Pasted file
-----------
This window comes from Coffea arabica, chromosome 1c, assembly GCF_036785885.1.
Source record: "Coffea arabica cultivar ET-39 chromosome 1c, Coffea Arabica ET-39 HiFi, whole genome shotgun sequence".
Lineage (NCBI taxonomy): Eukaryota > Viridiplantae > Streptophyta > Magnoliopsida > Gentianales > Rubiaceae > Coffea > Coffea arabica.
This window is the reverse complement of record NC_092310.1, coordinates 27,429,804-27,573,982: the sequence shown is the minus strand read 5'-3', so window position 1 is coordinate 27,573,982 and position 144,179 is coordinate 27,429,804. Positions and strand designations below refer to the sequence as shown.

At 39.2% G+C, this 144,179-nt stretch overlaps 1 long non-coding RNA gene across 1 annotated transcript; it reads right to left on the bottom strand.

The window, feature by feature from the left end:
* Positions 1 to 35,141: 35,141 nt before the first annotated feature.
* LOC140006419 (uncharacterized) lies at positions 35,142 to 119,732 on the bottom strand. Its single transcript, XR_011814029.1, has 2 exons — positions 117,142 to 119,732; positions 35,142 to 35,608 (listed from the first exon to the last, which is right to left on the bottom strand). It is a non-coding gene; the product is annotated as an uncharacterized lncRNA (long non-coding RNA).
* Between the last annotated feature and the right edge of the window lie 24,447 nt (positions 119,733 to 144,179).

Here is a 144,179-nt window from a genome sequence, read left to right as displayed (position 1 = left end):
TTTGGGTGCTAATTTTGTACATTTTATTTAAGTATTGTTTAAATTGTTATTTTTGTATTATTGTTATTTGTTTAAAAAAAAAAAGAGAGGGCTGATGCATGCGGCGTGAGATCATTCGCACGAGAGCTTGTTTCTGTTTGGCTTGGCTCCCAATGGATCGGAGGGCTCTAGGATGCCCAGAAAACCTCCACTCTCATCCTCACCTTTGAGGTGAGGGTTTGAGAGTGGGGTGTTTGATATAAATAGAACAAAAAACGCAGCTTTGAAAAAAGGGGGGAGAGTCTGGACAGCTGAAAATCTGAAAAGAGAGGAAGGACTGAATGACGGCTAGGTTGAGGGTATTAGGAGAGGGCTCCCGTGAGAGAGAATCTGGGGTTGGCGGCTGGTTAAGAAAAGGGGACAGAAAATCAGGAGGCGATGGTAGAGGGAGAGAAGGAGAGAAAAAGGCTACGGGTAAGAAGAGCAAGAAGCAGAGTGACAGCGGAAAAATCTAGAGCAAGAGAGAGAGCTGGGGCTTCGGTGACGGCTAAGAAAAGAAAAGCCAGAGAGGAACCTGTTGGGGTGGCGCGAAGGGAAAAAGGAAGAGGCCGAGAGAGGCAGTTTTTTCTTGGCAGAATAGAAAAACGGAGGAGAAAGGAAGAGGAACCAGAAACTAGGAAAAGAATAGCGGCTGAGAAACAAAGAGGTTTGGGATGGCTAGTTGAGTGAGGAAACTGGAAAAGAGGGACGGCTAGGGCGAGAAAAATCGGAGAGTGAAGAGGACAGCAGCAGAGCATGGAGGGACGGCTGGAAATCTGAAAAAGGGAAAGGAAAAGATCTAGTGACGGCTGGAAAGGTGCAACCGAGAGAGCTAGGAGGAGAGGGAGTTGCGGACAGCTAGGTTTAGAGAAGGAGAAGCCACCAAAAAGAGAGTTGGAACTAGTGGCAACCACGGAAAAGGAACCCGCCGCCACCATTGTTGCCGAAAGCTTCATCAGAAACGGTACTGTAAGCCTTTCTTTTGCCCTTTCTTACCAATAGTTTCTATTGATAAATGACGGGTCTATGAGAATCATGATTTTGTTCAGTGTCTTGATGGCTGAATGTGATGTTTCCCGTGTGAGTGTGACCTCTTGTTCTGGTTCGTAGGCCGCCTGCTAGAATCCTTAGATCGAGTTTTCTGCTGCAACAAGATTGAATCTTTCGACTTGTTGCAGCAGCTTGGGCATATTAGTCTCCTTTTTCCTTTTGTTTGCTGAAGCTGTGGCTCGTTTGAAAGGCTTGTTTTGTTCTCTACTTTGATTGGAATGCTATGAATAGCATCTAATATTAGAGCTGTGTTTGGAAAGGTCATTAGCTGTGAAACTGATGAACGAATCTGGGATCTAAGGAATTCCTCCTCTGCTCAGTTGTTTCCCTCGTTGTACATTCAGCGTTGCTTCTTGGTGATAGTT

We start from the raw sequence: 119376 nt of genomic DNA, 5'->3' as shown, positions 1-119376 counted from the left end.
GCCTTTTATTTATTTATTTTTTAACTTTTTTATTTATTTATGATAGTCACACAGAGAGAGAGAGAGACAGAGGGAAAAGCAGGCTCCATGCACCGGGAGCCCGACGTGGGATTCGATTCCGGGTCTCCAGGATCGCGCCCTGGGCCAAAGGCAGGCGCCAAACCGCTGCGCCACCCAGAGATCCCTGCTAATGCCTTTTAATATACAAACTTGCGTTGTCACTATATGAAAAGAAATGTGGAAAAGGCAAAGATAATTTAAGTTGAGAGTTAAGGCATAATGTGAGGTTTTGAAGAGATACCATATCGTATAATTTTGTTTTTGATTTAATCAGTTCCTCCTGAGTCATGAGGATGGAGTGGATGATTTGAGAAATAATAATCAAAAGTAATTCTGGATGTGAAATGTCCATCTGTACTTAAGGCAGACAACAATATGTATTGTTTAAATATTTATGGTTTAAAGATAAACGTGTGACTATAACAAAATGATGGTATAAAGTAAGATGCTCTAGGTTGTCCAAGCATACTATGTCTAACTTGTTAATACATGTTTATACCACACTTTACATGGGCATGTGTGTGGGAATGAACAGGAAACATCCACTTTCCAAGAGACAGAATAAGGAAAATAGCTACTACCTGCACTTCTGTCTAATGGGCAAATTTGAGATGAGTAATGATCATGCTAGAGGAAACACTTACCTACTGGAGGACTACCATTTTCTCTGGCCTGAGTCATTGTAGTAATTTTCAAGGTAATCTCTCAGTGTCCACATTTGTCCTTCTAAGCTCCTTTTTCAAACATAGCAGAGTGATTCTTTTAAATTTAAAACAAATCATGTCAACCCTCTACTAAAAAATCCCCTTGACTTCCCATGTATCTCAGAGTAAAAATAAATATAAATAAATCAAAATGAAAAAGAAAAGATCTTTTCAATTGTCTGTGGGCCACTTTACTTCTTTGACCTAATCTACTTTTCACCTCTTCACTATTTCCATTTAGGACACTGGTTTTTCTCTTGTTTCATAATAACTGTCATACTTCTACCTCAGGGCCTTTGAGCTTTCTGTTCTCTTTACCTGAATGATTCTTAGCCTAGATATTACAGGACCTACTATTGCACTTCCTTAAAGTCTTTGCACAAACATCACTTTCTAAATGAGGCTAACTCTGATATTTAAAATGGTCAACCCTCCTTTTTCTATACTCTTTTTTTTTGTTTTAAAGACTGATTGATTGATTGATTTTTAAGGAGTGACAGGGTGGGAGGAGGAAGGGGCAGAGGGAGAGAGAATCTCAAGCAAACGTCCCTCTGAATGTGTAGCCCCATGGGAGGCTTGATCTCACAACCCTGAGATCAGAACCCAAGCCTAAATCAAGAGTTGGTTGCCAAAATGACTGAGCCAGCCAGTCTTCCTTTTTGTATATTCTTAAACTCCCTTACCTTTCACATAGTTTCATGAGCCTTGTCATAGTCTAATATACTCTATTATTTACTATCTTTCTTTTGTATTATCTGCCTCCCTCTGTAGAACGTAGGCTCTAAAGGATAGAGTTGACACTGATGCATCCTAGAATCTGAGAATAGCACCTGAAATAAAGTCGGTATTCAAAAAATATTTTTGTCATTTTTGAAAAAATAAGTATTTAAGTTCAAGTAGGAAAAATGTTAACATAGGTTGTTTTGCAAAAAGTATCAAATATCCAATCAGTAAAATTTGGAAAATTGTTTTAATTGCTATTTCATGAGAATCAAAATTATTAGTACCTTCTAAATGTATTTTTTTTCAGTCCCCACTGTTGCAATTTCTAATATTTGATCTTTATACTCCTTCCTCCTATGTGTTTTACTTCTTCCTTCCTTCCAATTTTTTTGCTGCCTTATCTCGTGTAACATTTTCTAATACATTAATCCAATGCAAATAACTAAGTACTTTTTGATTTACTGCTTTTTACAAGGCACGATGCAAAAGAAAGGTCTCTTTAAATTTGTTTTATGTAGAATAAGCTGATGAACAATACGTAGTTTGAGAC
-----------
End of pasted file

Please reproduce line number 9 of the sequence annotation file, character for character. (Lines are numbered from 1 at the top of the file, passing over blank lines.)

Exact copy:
* Between the last annotated feature and the right edge of the window lie 24,447 nt (positions 119,733 to 144,179).